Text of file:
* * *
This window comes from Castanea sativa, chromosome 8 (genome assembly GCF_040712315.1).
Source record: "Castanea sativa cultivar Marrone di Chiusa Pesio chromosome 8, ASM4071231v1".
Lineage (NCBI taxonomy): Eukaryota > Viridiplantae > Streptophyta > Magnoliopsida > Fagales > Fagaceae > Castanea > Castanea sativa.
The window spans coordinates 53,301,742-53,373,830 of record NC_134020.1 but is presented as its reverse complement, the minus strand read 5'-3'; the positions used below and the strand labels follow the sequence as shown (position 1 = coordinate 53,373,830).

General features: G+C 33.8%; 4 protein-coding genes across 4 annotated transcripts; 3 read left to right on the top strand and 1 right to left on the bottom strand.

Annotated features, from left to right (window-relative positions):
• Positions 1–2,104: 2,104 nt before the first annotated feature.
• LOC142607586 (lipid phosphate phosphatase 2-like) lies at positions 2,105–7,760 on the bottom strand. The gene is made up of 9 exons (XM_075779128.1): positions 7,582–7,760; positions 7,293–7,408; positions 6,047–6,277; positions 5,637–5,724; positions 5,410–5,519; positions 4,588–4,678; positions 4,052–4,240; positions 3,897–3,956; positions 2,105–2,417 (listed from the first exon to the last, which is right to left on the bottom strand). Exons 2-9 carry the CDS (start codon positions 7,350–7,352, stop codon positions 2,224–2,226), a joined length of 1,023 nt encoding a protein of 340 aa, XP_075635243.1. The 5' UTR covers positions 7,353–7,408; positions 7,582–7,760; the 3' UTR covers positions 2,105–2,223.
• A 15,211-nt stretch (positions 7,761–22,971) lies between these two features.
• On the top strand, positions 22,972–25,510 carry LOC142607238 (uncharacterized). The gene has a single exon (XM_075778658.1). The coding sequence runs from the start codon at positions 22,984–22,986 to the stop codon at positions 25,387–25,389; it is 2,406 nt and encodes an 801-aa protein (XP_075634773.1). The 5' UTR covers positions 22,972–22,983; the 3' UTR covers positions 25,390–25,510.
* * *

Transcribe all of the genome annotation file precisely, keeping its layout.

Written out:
This window comes from Castanea sativa, chromosome 8 (genome assembly GCF_040712315.1).
Source record: "Castanea sativa cultivar Marrone di Chiusa Pesio chromosome 8, ASM4071231v1".
Lineage (NCBI taxonomy): Eukaryota > Viridiplantae > Streptophyta > Magnoliopsida > Fagales > Fagaceae > Castanea > Castanea sativa.
The window spans coordinates 53,301,742-53,373,830 of record NC_134020.1 but is presented as its reverse complement, the minus strand read 5'-3'; the positions used below and the strand labels follow the sequence as shown (position 1 = coordinate 53,373,830).

General features: G+C 33.8%; 4 protein-coding genes across 4 annotated transcripts; 3 read left to right on the top strand and 1 right to left on the bottom strand.

Annotated features, from left to right (window-relative positions):
• Positions 1–2,104: 2,104 nt before the first annotated feature.
• LOC142607586 (lipid phosphate phosphatase 2-like) lies at positions 2,105–7,760 on the bottom strand. The gene is made up of 9 exons (XM_075779128.1): positions 7,582–7,760; positions 7,293–7,408; positions 6,047–6,277; positions 5,637–5,724; positions 5,410–5,519; positions 4,588–4,678; positions 4,052–4,240; positions 3,897–3,956; positions 2,105–2,417 (listed from the first exon to the last, which is right to left on the bottom strand). Exons 2-9 carry the CDS (start codon positions 7,350–7,352, stop codon positions 2,224–2,226), a joined length of 1,023 nt encoding a protein of 340 aa, XP_075635243.1. The 5' UTR covers positions 7,353–7,408; positions 7,582–7,760; the 3' UTR covers positions 2,105–2,223.
• A 15,211-nt stretch (positions 7,761–22,971) lies between these two features.
• On the top strand, positions 22,972–25,510 carry LOC142607238 (uncharacterized). The gene has a single exon (XM_075778658.1). The coding sequence runs from the start codon at positions 22,984–22,986 to the stop codon at positions 25,387–25,389; it is 2,406 nt and encodes an 801-aa protein (XP_075634773.1). The 5' UTR covers positions 22,972–22,983; the 3' UTR covers positions 25,390–25,510.